What should I expect?
Tierra del Fuego's rugged and extreme terrain presents a dream for hikers looking to challenge themselves and experience some true wilderness. The islands that make up the archipelago of Tierra del Fuego are largely unexplored, and even on the more well known treks you won't find trails - route finding can be challenging. There are three main access points for hiking in Tierra del Fuego: Ushuaia, Puerto Williams and by boat.
- Most day hikers base themselves in Ushuaia and climb the summits of the cordillera, from where you climb through lenga forest to craggy summits for views of the Beagle Channel and Cordillera Darwin.
- Multi-day hiking in Tierra del Fuego is not easy, but if you are comfortable on a scree slope and with a small amount of scrambling then the Montes Martial Circuit, which circles behind Ushuaia for three days, is a great trek to get a taste of Tierra del Fuego's wilderness.
- For experienced trekkers there are more challenging treks where you'll get deep into Tierra del Fuego, spending days away from civilisation, bushwhacking through bogs, across unexplored ranges and testing yourself in the extreme weather at the end of the earth.
If you are in Ushuaia, pull on your boots and get out into Patagonia's wildest corner; let the wind scream through your hair and the rain drench you. You'll feel alive! And you'll wonder how people have survived in this land of extremes since 8000 BC.
Types of Hiking
On Isla Grande
For a taste of wilderness, use Ushuaia as a base and day hike in the Tierra del Fuego National Park or the Tierra Mayor valley; climbing summits above or skirting along the Beagle Channel. There are gentler hikes along the coast and to glacial lakes amongst lenga forests. Nature lovers can dive into the undergrowth and seek out the invasive beavers or track down a Magellanic woodpecker.
On Isla Navarino
The Lakutaia Lodge on Isla Navarino is wedged between the Beagle Channel and the Dientes de Navarino range. From here you can day hike into the Navarino range and explore Wulaia Bay along the coast. This is a great way to experience the Tierra del Fuego wilderness from a comfy base.
Day Hiking Trips
Multi Day Hiking
The Montes Martial Circuit and Sierra Valdivieso Trek will give you a great sense of wilderness; camping wild, climbing deep into the mountains close to Ushuaia, crossing peat bogs and sheltering in lenga forests.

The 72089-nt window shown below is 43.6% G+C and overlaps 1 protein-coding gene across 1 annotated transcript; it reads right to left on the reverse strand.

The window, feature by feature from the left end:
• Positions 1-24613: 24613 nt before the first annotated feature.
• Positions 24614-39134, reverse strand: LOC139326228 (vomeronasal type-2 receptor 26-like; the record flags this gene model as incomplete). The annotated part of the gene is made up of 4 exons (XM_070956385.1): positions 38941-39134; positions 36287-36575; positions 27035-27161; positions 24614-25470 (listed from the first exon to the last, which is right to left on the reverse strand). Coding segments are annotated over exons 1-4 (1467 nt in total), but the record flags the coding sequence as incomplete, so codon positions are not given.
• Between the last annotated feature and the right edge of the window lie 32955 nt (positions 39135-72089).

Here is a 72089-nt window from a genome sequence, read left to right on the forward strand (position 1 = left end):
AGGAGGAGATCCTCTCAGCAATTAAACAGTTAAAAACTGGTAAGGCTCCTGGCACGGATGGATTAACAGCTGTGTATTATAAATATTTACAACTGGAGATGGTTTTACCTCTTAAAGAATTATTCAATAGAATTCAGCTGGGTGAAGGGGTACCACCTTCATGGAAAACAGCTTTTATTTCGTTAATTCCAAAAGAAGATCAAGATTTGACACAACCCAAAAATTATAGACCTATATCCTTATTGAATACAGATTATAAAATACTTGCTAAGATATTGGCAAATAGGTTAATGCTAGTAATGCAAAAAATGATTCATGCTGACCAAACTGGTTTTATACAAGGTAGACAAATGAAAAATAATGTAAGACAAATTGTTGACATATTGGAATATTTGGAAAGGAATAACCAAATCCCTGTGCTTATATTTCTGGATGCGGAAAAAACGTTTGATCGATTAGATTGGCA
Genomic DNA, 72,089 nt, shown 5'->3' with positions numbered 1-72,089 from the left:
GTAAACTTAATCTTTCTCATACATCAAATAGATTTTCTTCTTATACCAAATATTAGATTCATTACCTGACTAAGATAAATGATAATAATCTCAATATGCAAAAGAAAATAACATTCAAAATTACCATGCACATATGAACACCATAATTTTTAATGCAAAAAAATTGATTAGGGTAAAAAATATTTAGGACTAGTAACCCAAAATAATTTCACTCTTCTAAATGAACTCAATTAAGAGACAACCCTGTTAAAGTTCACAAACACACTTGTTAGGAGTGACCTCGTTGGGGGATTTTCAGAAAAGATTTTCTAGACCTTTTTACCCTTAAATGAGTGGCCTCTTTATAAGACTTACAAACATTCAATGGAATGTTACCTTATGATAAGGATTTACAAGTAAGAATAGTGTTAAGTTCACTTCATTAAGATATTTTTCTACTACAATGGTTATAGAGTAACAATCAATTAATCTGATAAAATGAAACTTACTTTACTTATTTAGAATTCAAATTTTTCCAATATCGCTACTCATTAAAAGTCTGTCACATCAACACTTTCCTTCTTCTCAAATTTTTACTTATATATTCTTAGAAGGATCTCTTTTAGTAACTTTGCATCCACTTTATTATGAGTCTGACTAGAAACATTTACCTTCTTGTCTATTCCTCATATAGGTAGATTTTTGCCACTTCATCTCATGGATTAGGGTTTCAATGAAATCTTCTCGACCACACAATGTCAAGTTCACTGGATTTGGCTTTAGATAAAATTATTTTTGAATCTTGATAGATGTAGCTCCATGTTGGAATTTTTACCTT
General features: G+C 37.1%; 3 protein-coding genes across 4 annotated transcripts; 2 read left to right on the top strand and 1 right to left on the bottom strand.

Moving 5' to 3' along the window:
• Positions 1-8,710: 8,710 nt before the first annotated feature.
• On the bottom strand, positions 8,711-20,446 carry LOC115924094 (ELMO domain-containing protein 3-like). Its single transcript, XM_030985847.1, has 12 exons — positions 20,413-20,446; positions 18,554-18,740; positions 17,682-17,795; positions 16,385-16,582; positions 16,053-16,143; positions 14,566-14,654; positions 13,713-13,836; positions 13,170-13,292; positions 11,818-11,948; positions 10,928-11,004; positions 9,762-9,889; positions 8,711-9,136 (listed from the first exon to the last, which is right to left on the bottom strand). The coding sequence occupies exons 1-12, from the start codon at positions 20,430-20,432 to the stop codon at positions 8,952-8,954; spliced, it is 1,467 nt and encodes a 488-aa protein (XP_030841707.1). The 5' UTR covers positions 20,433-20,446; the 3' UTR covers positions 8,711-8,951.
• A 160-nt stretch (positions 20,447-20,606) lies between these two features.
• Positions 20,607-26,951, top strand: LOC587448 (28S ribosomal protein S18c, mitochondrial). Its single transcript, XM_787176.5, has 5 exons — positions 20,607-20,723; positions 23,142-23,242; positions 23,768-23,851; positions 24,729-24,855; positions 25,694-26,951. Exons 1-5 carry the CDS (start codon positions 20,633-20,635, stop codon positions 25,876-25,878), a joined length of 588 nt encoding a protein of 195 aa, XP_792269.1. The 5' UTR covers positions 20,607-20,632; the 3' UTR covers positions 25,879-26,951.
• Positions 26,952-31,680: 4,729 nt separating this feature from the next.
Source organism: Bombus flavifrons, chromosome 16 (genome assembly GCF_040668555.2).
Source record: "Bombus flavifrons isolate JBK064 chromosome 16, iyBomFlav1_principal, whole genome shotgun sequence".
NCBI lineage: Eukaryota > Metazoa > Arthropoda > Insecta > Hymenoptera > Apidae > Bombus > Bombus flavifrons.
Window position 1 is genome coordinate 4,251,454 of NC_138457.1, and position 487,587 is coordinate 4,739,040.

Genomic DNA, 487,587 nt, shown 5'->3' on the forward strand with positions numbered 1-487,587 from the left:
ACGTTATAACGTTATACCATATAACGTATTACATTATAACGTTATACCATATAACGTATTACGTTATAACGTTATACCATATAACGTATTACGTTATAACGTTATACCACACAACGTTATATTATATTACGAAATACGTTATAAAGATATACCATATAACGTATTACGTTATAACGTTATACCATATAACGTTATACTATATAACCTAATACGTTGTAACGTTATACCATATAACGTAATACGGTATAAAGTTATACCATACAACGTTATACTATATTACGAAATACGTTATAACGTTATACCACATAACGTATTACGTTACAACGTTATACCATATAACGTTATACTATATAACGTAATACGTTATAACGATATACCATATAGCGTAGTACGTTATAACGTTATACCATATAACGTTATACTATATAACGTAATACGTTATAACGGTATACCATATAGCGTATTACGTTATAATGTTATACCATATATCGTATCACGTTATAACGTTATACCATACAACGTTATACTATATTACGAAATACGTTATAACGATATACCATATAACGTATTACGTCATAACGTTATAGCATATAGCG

The Sierra Valdivieso Hike is wilder and more remote. You'll cross from the Beagle Channel over the mountains to Lake Fagnano in the heart of Tierra del Fuego and truly get away from any other trekkers for three days, before taking a day to travel back to Ushuaia by boat and vehicle.
Multi Day Hiking Trips
The Dientes de Navarino Trek is a Patagonian classic, and one not to be underestimated. There is no obvious trail, no waymarks and the weather can be brutal. Having said that, hiking the toothy ridge of Navarino Island provides an opportunity to explore, to discover and to get to know an area where few have been. You will be struck by the pristine yet wild landscape from craggy, snowcapped ridges to enchanted, mossy forests and hidden lakes.
Less well known - and therefore perhaps more appealing to those keen to get into the unknown - is the Tierra del Fuego Crossing. You'll trek through the varying landscapes of the region, away from civilisation, for an entire week; from the north of Isla Grande across to Lago Fagnano, across two ranges, to the Beagle Channel.
If you are an explorer, then the Cordillera Darwin Range, with unclimbed peaks to scale, boat-only access and low visitor numbers (only a handful per year), is ripe for adventure. Yendegaia National Park is another barely visited area of Tierra del Fuego, which would make for an epic adventure. Just ask and the Swoop Team will come too!
Challenging Trekking Trips
What our customers think
In Tierra del Fuego we walked through beautiful forest in sunshine. Fallen trees often blocked the path and there were rivers to cross - rock hopping or balancing across on a log. There was a definite path but we couldn't always stick to it.
Kim April 2016
I loved trekking in Tierra del Fuego, it was so different from Los Glaciares. We saw a bunch of animals and it was nice how remote everything was, it felt rugged.
Carrie January 2017
With the peat bog valley floor, lakes and surrounding mountains, I have absolutely no regrets whatsoever about going down to Tierra del Fuego. It's all so different to Torres del Paine and El Chalten, it was worth every penny.
Michael November 2016
We laid down and pretended to be dead, and this condor circled closer and closer, so big it cast a shadow over all of us and so near that I could hear the rush of the air across its wings.
Luke Errington Founder, Swoop Patagonia
FAQs about Hiking in Tierra del Fuego
There are a few day hikes that you can do self-guided - get in touch and we'd be pleased to talk you through the options.
We recommend that you don't do any multi-day hikes without a guide. The trails are often unclear, poorly marked and hard to follow, so for peace of mind, always hike with a local guide. If anything were to go wrong, you wouldn't want to find yourself miles from civilisation with no way of asking for help.
There are no refugios in Tierra del Fuego, so you'll need to camp on all multi-day hikes. If camping isn't for you, then you could opt for several day hikes instead.
On multi-day hikes you will need to carry your own sleeping bag, sleeping mat, clothing and personal belongings, which will weigh around 10-12kg. Your food and group camping equipment are provided and carried by a porter unless you specifically ask to carry them yourself.
On challenging treks you will need to be able to carry a fully-loaded pack of 18-20kg, with your own camping equipment, clothes, personal belongings and a share of your group's food and camping equipment.
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